Lighting up for the cause of justice Photos by [email protected]
Hope for the future
Rest for weary legs
[email protected] reports on the ninth PJ vigil on Sunday, 7 December 2008:
I cannot imagine we are now into our ninth weekly Sunday vigil. It’s something most of us are learning to adjust and get accustomed to it. A friend just called to find out if we are going for the vigil because the weather looks like it’s taking a turn for the worse and we might be better off relaxing indoors than standing in an open car park. But wait! We have braved even the FRU before; how is a little rain gonna stop our cause? Nope, we must continue; after all, it’s not just about ourselves but about others too, right? So come rain, shine, storm, FRU, and what-have-you, here we are again …
Just a handful of us, about 15 so far. Well, it doesn’t matter; the show will go on regardless. It’s a good chance to getting acquainted with familiar faces. Suddenly, groups of people just turn up and within ten minutes, there are about a hundred of us! You begin to lose focus on decent one-to-one conversations as people appear from every direction and greet you. Oh, better get out of here – better start work – journalist ma?
Since this is a post-mortem report, I shall spare you the minute-by-minute report instead and try to write in a different format, okay? Tonight we have eight “first-timers”; the crowd is pleased. In vigils like this, we always look out for each other, especially after our own “911” incident. We have six speakers- ordinary folks like you and me sharing their thoughts, experiences, and what it means to them to be Bangsa Malaysia.
Half-way through, a drizzle dampens the proceedings but not the spirit of the crowd. The sequence of events is by now almost an SOP ( Standard Operating Procedure). Councillor Richard Yeoh, being the responsible person he is, spells out the dos and don’ts of the event and hands over to Haris Ibrahim to kick off the event. A minute’s silence is observed for the tragedy that has befallen the residents of Bukit Antarabangsa.
‘Man of the hour’ Raja Petra Kamarudin takes the mic. You can watch his sharing on Youtube here. In summary, he dismissed the perception that RPK and Malaysia Today are for folks with a westernised outlook up and not reflective of the true Malays of Malaysia. What better way to prove it not only by speaking in fluent Bahasa but also by educating us on Islam and the Qur’an and putting many of the “hypocrites” to shame. As usual, he had the crowd wanting to hear more…
Peter Cheng, a Chinese Malaysian, presented a surprising sharing all the way from Macau. He brought back messages from over 300 Malaysians working in Macau, that they fully agree with and support the vigils. Through Peter, they let it be known that justice for Malaysian knows no boundaries around the globe. Peter too shared these heartfelt messages in fluent Bahasa. Applause greeted his meaningful sharing.
The next two speakers are sincere and hopeful about our nation and both agree that most of the rakyat still bear the symptoms of bondage and the scare tactics being used by the “goment”. How can we blame them? Nevertheless, messages like those heard at the vigils will need to be disseminated in a more creative manner. People still need to be educated and assured of their safety.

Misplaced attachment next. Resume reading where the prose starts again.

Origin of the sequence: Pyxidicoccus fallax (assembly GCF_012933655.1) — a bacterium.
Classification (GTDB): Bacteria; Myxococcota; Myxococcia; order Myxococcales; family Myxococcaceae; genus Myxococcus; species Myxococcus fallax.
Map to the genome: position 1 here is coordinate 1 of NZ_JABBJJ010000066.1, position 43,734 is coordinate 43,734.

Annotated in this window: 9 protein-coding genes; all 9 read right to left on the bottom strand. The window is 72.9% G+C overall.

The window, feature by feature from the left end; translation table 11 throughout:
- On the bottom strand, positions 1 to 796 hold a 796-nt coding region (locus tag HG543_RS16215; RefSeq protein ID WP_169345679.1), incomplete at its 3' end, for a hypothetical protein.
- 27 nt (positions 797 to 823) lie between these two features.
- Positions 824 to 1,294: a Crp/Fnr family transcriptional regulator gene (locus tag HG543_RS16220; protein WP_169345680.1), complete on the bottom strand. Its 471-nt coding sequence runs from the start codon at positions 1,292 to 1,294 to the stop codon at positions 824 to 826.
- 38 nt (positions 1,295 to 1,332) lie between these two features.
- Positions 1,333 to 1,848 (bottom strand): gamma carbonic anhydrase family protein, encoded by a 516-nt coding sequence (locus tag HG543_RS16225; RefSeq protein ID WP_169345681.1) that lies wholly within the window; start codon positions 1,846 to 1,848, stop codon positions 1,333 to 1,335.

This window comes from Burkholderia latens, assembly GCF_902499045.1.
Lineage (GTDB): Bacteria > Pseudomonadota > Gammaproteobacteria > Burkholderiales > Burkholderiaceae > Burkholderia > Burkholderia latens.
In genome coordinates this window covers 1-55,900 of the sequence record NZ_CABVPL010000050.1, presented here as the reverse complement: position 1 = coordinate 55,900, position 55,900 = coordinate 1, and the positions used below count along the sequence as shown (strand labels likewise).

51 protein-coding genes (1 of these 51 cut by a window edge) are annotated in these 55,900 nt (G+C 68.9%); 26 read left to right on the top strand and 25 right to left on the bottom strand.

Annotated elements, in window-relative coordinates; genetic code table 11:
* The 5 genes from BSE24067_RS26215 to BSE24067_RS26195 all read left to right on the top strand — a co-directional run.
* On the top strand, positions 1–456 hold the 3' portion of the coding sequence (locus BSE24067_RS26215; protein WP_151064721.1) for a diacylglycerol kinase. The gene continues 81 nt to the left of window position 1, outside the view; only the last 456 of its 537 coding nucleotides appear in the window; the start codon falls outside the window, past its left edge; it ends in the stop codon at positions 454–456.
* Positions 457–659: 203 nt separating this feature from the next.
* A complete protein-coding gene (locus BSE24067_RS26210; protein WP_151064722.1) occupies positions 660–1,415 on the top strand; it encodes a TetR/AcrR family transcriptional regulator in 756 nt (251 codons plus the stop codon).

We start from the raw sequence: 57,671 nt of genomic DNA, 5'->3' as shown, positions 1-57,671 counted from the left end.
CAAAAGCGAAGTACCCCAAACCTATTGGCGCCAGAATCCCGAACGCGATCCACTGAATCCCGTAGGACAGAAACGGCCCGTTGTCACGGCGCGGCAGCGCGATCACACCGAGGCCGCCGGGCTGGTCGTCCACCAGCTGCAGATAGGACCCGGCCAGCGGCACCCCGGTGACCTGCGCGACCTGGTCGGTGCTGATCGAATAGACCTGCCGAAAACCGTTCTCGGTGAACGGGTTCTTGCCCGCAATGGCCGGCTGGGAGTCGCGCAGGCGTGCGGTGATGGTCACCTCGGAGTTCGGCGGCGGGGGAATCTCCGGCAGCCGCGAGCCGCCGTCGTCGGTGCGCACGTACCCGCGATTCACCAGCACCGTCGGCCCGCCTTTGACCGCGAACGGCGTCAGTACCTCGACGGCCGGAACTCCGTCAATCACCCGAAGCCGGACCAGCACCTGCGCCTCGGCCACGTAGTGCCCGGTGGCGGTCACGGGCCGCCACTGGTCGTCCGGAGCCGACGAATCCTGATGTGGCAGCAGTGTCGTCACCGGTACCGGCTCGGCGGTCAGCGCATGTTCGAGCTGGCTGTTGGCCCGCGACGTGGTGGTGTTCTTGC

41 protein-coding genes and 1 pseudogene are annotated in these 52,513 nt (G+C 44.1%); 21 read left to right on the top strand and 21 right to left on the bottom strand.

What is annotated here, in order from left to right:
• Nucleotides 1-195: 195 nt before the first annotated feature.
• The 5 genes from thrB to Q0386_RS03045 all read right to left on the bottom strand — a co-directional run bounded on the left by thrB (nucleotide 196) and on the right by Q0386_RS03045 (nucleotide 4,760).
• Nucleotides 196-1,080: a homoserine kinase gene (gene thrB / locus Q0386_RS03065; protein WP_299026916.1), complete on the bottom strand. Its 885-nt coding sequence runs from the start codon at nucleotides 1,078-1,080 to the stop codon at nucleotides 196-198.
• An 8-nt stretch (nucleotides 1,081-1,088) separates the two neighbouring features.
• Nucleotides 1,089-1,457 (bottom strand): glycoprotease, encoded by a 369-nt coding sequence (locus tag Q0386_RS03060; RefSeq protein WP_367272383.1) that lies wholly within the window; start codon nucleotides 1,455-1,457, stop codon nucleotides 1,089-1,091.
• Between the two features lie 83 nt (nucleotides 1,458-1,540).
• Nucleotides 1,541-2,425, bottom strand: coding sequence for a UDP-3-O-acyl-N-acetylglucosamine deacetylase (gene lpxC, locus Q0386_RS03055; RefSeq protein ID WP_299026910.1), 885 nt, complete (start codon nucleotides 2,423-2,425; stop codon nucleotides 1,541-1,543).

Another important message touched on Hindraf. “How come they are not at the vigil?” someone asked. You know what? Hindraf is not an association, building, society, group, or even race. Hindraf is about humans! It’s a concept. Its also about justice. All of us has some Hindraf in us. Haris made a point by asking each individual: You can smell it; you can feel it; you know its there! It’s about justice. Need you look for it?
Other sharings can also be heard over Youtube. So, what is new in the ninth vigil?
- People brought their own foldable chairs for comfort now that it’s safe and protected.
- The Negaraku can now be sung with the help of a recorded orchestra. Thanks to one of our Bangsa Rakyat bros and partner, Benz. I understand the lyrics for the Selangor and National anthems will be provided next week. This will be especially timely and useful for old folks like me… hee hee
- More and more synthetic and battery-operated candles aare on display. (You learn how to be creative at these vigils!)
- Folks of all ages are turning up. Who knows, you may even find your longlost twin bros or sisters here! You never know, the cause of justice can re-unite such long-lost friends. No joke, my teacher of 20 years ago is here too.
- The only woman speaker says she will bring in some very interesting speakers next week. Malay and Chinese senior citizens. You need to come and find out for yourself.
All in all, last night’s count was somewhere between 180 and 220. We would like to see more: can you or your friends come and be counted? A cheerful supporter of the vigil as well as a dear female friend of mine made a teasing remark: “Hey, you think you are waterproof?” Apparently, in the midst of enjoying our ‘work’, she forgot she was just like me. Holding our cameras, busy walking round the vigil, hoping to catch new faces… Who cares about the rain anyway? We are enjoying ourselves to the fullest. Isn’t that right, Lita? What a night it was!